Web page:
Being A Waiter: The Love-Hate Relationship

Being A Waiter: The Love-Hate Relationship

Lessons I've learned.

Although being a waiter may not seem too glamorous, I would have to say that I enjoy my job very much. My first job waiting tables was when I was 17 years old and had just graduated from high school. I thought it was a great way to make some cash and still have time to hang out with friends. I really did not expect working in a restaurant to be something I would learn from as a human being, but it sure did prove to be one of those experiences. Here are just a few things that make my job so much more incredible than yours.

1. Waiters are some of the funniest people alive

It isn't a surprise to find out that many waiters and waitresses are comedians, as well. What makes my job so much more tolerable is the fact that you pass time by chatting with other servers and cracking jokes. If it weren't for my co-workers, I do not think I would still be a waiter. There is always that one person you have an absolute blast with while working together. The idea of side work escapes your mind and the shift inevitably becomes a reality show involving your lives. There is never too much drama to handle in one shift.

2. You get to meet all different types of people

Working in a restaurant just minutes away from one of the busiest airports in the United States has its perks. For instance, in the last week I have served a table from Germany, Brazil, Guatemala, and South Africa. By meeting so many people of different nationalities, I have a newfound respect for the area I live in. I never knew how many tourists came through my town until I started waiting tables and actually meeting so many people! In just one day, I will meet and converse with hundreds of different people. The only thing that can go bad with serving tourists is that some do not tip. Many people from Asian and European countries are not accustomed to tipping, since gratuity is either included or not traditional to the culture.

3. We don't like people who do not tip

Nothing angers a server more than people who do not tip. Even 50 cents is less of a slap in the face than leaving a penniless table. If you are not going to tip us, then at least be upfront about it. Waiters make less than minimum wage, starting at $4.25 an hour. Tips are what pay for the concerts, vacations and outings I go to. Not only is it extremely rude not to tip a waiter, but it is even worse if you are a rude customer, as well. Leaving the restaurant with a wad of cash is one of the greatest feelings known to servers.

4. We have to deal with "problem" customers

I have had my fair share of problem customers -- customers who walk in the restaurant with an attitude even before they get a chance to critique the restaurant. Often, customers take out their frustrations with life on us. One night, a woman came in -- reeking of alcohol -- and started screaming at me and my co-worker saying that she had been waiting 30 minutes for her food in the drive thru. She then proceeded to throw a glass full of knives and silverware at my manager, and the cops had to be called. She called me and my co-workers bitches and the drive thru attendant fat. Yes. That really did happen and, no, we did not see her ever again.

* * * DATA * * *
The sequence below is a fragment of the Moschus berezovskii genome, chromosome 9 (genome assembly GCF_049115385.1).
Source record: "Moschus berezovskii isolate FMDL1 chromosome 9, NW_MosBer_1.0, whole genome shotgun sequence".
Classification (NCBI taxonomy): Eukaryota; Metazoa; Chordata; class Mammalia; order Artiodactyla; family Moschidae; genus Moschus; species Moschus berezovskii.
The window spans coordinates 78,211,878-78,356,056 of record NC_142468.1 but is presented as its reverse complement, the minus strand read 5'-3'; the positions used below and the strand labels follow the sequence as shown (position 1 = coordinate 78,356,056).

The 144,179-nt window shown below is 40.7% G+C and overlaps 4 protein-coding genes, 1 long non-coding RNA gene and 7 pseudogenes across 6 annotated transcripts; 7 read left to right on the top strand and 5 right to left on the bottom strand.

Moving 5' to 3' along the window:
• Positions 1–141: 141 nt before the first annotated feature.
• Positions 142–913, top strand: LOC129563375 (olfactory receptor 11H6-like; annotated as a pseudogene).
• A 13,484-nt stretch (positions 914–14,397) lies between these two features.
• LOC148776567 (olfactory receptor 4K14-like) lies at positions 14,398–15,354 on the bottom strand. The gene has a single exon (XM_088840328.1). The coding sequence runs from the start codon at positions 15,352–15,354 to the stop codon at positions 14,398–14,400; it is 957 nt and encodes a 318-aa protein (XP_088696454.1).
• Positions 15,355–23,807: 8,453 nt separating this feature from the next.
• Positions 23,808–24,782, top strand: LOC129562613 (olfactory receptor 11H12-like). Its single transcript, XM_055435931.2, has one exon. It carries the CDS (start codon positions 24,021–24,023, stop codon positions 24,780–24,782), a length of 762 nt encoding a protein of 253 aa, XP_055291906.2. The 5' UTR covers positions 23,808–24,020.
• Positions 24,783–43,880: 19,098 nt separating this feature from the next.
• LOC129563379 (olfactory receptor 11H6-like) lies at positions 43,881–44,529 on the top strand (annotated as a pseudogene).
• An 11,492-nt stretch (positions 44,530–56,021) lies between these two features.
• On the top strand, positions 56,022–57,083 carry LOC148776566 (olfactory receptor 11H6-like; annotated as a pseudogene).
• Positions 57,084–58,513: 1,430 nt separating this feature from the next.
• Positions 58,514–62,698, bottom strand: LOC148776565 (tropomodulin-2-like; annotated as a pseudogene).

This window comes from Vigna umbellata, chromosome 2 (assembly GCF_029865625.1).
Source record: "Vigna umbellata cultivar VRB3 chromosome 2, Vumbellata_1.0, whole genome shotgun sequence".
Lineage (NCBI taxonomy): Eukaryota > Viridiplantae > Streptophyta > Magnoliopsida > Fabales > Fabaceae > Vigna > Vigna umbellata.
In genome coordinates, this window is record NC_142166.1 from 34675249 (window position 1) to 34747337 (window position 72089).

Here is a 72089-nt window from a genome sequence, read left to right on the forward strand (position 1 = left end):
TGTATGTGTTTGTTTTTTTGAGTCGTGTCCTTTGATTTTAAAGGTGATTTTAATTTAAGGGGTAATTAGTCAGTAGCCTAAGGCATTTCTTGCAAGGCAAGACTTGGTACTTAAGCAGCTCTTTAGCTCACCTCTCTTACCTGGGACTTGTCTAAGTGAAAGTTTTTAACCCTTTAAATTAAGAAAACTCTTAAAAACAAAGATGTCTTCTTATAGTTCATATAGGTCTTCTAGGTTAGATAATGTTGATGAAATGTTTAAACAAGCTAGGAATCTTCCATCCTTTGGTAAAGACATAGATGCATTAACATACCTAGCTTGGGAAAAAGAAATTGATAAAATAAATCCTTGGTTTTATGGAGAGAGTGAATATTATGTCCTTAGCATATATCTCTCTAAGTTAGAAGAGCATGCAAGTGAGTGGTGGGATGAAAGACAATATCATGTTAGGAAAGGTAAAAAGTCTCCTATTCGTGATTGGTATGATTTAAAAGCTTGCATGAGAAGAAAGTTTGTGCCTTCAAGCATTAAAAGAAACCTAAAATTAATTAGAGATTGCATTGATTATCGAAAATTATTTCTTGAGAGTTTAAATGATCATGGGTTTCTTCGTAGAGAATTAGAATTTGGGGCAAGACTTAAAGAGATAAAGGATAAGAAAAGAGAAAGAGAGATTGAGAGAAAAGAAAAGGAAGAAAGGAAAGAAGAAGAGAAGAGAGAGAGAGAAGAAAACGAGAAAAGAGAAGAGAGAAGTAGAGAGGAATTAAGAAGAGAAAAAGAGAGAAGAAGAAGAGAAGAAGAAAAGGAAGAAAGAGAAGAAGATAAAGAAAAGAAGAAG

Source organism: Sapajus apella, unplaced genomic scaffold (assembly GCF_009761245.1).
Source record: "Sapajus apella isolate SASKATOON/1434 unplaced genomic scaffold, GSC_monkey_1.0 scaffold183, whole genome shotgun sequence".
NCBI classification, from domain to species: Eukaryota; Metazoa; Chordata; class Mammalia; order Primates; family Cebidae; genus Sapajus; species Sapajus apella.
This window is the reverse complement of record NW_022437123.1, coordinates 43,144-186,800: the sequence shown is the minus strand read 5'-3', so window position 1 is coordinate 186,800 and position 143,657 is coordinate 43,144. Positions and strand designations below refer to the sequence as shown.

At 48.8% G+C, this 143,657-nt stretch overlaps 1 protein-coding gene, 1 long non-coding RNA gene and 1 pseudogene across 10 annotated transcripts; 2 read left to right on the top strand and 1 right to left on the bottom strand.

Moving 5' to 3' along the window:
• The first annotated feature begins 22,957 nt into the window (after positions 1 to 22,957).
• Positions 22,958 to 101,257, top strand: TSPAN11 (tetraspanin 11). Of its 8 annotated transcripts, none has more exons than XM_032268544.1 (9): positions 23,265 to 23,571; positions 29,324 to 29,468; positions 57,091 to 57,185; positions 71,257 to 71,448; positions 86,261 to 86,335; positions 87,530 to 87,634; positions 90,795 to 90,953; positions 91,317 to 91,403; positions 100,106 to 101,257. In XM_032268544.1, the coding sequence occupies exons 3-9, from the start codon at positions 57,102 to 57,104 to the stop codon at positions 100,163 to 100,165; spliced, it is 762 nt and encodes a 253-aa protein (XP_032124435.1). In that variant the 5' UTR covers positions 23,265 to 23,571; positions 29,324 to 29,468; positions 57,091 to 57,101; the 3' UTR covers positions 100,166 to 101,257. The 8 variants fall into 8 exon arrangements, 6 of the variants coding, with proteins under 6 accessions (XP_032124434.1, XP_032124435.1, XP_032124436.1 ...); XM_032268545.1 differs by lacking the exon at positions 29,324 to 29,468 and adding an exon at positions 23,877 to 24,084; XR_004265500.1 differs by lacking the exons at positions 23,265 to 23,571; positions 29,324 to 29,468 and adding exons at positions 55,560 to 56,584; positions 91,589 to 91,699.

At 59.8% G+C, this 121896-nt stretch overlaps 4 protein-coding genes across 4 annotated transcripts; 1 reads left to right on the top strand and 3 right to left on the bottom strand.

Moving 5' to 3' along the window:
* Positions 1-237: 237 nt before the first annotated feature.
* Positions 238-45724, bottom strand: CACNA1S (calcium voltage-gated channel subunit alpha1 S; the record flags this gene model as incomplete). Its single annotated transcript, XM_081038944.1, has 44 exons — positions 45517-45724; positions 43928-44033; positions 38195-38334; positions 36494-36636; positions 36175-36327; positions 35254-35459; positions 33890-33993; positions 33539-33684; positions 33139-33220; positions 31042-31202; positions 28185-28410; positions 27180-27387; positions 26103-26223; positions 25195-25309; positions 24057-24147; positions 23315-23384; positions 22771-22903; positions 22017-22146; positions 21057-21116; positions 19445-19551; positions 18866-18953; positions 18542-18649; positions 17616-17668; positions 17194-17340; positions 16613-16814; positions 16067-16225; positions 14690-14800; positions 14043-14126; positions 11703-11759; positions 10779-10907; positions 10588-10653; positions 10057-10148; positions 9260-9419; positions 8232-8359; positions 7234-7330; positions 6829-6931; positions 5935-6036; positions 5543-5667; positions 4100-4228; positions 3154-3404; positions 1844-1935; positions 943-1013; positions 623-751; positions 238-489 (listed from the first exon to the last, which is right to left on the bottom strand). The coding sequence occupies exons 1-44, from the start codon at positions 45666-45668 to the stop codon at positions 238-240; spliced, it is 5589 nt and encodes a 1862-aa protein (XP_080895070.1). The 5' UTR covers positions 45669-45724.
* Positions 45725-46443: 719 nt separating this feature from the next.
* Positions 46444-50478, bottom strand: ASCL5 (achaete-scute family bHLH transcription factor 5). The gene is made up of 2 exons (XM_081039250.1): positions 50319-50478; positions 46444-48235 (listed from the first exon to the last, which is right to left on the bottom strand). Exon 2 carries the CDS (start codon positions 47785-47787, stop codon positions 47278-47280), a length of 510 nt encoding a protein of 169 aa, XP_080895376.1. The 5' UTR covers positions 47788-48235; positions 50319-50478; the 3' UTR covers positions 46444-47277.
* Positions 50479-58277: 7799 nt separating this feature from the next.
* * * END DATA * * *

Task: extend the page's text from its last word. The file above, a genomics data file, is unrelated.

5. I know how I'd want my kids to act in a restaurant

My job as a waiter is to interact with my tables and try to figure out how I can best help them leave happy. In doing so, I have met so many rude people, and sometimes even rude children. I was raised by my parents to say "please" and "thank you" when any waiter took our order, or anything for that matter. Some people really do not realize how demanding and rude they come off. You, as the customer, are no better than the waitstaff. We are all people and we all deserve respect and dignity. Parenting really does reflect in children when they eat out. Leaving a booth like a bomb just went off is one of those things.

Overall, I really enjoy my job and I couldn't picture myself doing anything else. The benefits outweigh the negatives, and I am grateful for my experiences.

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5 Perks Of Having A Long-Distance Best Friend

The best kind of long-distance relationship.

Sometimes, people get annoyed when girls refer to multiple people as their "best friend," but they don't understand. We have different types of best friends. There's the going out together best friend, the see each other everyday best friend and the constant, low maintenance best friend.

While I'm lucky enough to have two out of the three at the same school as me, my "low maintenance" best friend goes to college six hours from Baton Rouge.

This type of friend is special because no matter how long you go without talking or seeing each other, you're always insanely close. Even though I miss her daily, having a long-distance best friend has its perks. Here are just a few of them...

1. Getting to see each other is a special event.

Sometimes when you see someone all the time, you take that person and their friendship for granted. When you don't get to see one of your favorite people very often, the times when you're together are truly appreciated.

2. You always have someone to give unbiased advice.